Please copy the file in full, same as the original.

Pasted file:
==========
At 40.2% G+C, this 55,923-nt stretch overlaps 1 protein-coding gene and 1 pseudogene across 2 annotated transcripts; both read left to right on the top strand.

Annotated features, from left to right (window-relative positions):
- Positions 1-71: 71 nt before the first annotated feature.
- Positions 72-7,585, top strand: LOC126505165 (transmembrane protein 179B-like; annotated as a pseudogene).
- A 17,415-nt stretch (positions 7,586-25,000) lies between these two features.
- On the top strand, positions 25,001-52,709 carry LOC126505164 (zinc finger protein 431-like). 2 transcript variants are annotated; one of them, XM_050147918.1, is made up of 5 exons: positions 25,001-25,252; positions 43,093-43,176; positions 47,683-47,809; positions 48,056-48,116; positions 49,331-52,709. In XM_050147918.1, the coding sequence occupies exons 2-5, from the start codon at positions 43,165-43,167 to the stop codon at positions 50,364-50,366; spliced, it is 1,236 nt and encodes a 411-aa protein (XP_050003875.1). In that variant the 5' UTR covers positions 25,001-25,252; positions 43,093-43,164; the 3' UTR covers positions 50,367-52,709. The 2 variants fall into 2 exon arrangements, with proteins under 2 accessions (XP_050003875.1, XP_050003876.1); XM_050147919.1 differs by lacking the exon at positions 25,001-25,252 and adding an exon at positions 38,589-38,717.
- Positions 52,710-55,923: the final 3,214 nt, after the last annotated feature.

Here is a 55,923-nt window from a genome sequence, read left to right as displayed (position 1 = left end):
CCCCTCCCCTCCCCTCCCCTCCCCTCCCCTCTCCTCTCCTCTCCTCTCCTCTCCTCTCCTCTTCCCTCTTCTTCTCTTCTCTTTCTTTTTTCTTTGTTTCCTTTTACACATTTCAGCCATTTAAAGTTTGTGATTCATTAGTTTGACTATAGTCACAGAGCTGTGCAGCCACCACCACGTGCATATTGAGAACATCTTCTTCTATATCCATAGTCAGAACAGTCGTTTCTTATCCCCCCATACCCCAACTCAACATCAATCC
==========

At 40.2% G+C, this 55,923-nt stretch overlaps 1 protein-coding gene and 1 pseudogene across 2 annotated transcripts; both read left to right on the top strand.

Annotated features, from left to right (window-relative positions):
- Positions 1-71: 71 nt before the first annotated feature.
- Positions 72-7,585, top strand: LOC126505165 (transmembrane protein 179B-like; annotated as a pseudogene).
- A 17,415-nt stretch (positions 7,586-25,000) lies between these two features.
- On the top strand, positions 25,001-52,709 carry LOC126505164 (zinc finger protein 431-like). 2 transcript variants are annotated; one of them, XM_050147918.1, is made up of 5 exons: positions 25,001-25,252; positions 43,093-43,176; positions 47,683-47,809; positions 48,056-48,116; positions 49,331-52,709. In XM_050147918.1, the coding sequence occupies exons 2-5, from the start codon at positions 43,165-43,167 to the stop codon at positions 50,364-50,366; spliced, it is 1,236 nt and encodes a 411-aa protein (XP_050003875.1). In that variant the 5' UTR covers positions 25,001-25,252; positions 43,093-43,164; the 3' UTR covers positions 50,367-52,709. The 2 variants fall into 2 exon arrangements, with proteins under 2 accessions (XP_050003875.1, XP_050003876.1); XM_050147919.1 differs by lacking the exon at positions 25,001-25,252 and adding an exon at positions 38,589-38,717.
- Positions 52,710-55,923: the final 3,214 nt, after the last annotated feature.

Here is a 55,923-nt window from a genome sequence, read left to right as displayed (position 1 = left end):
CCCCTCCCCTCCCCTCCCCTCCCCTCCCCTCTCCTCTCCTCTCCTCTCCTCTCCTCTCCTCTTCCCTCTTCTTCTCTTCTCTTTCTTTTTTCTTTGTTTCCTTTTACACATTTCAGCCATTTAAAGTTTGTGATTCATTAGTTTGACTATAGTCACAGAGCTGTGCAGCCACCACCACGTGCATATTGAGAACATCTTCTTCTATATCCATAGTCAGAACAGTCGTTTCTTATCCCCCCATACCCCAACTCAACATCAATCC